US Journalist Charged in Sudan With Spying
27 August 2006
An American journalist is being held in Sudan's Darfur region on charges of espionage and entering the country illegally. The case has highlighted issues of press freedom in Sudan, a nation which routinely censors independent media.
Paul Salopek, a Pulitzer-prize winning foreign correspondent for the Chicago Tribune, was arrested in Darfur earlier this month, and charged with spying. Salopek entered Sudan from neighboring Chad.
He was on leave from the Tribune, working on an assignment for National Geographic magazine.
Both publications defended Salopek's innocence Saturday, and said they are working to secure his release. Salopek's lawyer says he has won a continuance in the case, delaying the start of the trial until September 10.
Press freedom watchdog groups say Sudan has a history of stifling press freedom. Sudanese newspapers have, in the past, been shut down, if the government did not approve of their contents.
Nhial Boll is the editor-in-chief of the Citizen Daily newspaper. Boll says he is routinely intimidated and threatened by Sudanese security for printing news and opinion pieces that contradict the government stance.
"I think there is no freedom of press, or freedom of the media. Since there are no laws that give access to public information, it means we are still in darkness," Boll says. "We are supposed to have laws that give us the right to investigate ministers, check the authorities and talk to them. People are dreaming that there is freedom of press and freedom of information, but I am not feeling that at all."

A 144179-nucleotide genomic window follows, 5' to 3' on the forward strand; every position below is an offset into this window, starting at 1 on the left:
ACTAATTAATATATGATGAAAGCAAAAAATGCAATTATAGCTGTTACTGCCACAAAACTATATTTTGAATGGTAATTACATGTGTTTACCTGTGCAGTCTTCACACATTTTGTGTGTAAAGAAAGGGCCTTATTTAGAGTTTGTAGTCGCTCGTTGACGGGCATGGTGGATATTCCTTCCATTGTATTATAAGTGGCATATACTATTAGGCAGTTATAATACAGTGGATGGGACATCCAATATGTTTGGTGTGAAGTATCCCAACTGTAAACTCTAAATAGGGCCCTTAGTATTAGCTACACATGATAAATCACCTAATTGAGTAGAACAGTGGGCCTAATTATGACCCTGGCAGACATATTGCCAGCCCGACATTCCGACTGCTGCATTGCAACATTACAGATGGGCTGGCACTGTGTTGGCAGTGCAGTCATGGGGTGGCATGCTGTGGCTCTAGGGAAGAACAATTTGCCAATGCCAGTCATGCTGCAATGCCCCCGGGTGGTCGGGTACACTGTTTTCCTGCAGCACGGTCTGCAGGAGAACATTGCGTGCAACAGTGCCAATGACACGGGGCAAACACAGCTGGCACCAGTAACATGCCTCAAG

Boll says one of his photographers was arrested this week after taking pictures of the flooded Nile River, without the permission of security officials.
The British-based Sudan Organization Against Torture reported this week that a Sudanese journalist was detained and beaten by security after taking pictures of a government-sponsored forced relocation of displaced Darfuri civilians.
Slovenian presidential envoy Tomo Kriznar was recently sentenced to two years in prison on charges of spying. Kriznar had also entered Darfur from Chad and was caught taking photographs in the region.
Foreign journalists are required to obtain travel permits in the capital Khartoum, before traveling to Darfur. On occasion, Sudan has denied or delayed permits, leading some journalists to secretly enter the country via Chad.
The three-year conflict in Darfur erupted when rebels attacked government positions. Sudan is charged with arming local militias to crush the rebellion. The militias embarked on a savage campaign of rape and murder in what the U.S. calls genocide.
Boll called for Salopek's release.
"The situation is unfair. The duty of journalists is to cover the event. It is the duty of journalist to cover the war situation, the peace situation, the developments," Boll says. "I think there is no journalist who can really spy. This is an insult to our profession. I believe the government of Sudan should release this journalist unconditionally."
Salopek's driver and interpreter, both Chadian nationals, were also charged. He was working on an article for National Geographic on the Sahel region of sub-Saharan Africa.
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